Spitfires Mark 75 Years Since Battle Of Britain
The 75th anniversary of the Battle of Britain will be marked today by a service at St Paul’s Cathedral and the largest fly-past of Spitfires since World War II. Forty Spitfires will be joined by Hurricanes and Blenheims, which also defended the skies in 1940.The planes will fly across the south of England in a spectacular display, over towns that were bombed by Nazi aircraft and the airfields that played such a key role in the battle.Prince Harry will be a guest of honour at Goodwood Aerodrome in West Sussex, where the aircraft will take off. He will join veterans of the battle and fly in a two-seater Spitfire. Aircraft have flown to Britain from around the world, including the United States, to take part in the fly-past. In London a service of commemoration will be held at St Paul’s Cathedral. Prime Minister David Cameron and other political leaders will attend along with other dignitaries.Today marks the official Battle of Britain day.Although the Luftwaffe attacked England throughout the summer months of 1940, it was on this day, 75 years ago, that Hitler decided in the face of fierce RAF opposition to call off Operation Sea Lion – the Nazi plan to invade Britain.
Although the RAF was vastly outnumbered by the German enemy, the Spitfires and Hurricanes were more than a match. Radar, a relatively new invention, gave the British an advantage. It could scan 120 miles out to sea. Some 30,000 human spotters reported the path of German waves. It was the world’s first fully coordinated air defence system and gave the RAF an early warning the Germans were coming.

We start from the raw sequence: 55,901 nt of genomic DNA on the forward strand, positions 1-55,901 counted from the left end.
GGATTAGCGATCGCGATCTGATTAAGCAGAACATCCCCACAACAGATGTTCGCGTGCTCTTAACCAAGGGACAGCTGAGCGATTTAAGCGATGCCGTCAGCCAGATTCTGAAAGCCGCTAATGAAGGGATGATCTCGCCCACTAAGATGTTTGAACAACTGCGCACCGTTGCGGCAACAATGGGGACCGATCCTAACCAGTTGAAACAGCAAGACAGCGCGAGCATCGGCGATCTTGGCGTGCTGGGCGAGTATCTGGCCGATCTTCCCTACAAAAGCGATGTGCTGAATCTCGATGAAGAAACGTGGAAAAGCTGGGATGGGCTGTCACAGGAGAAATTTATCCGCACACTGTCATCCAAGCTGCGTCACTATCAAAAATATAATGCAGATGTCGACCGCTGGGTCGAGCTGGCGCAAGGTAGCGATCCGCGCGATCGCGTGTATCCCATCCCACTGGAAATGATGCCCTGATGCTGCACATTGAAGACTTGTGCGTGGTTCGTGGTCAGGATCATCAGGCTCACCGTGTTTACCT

They would report how many aircraft there were, how high they were and where they were heading. At night-time it was done by sound only. The human spotters became known as the eyes and ears of the Royal Air Force. Young men went into the skies with little experience flying the aircraft – some straight out of school. They were often scrambled to their planes many times in a single day to face the enemy. Men joined squadrons and died before anyone got to know their name. Those who landed alive in the English Channel would drown in the cold seas. There was no rescue for them. One RAF officer at the time described it as a game of tennis: The Germans kept serving, the British just had to defend. As soon as Spitfires landed, they were refuelled and readied for takeoff again. On 15 September, Prime Minister Winston Churchill was 60ft underground in the command bunker at RAF Uxbridge outside London. He saw all the lights on the board turn red, indicating that all the Spitfire and Hurricane squadrons were up in the air.
Churchill turned to the RAF Officer in charge: “How many do we have in reserve?” he asked. “None,” came back the answer. Only around 30 Battle of Britain pilots are alive today. They are known as “The Few” after Churchill remarked in his official car on leaving RAF Uxbridge, that “never, in the field of human conflict, has so much been owed by so many to so few”.
Those few will be honoured today.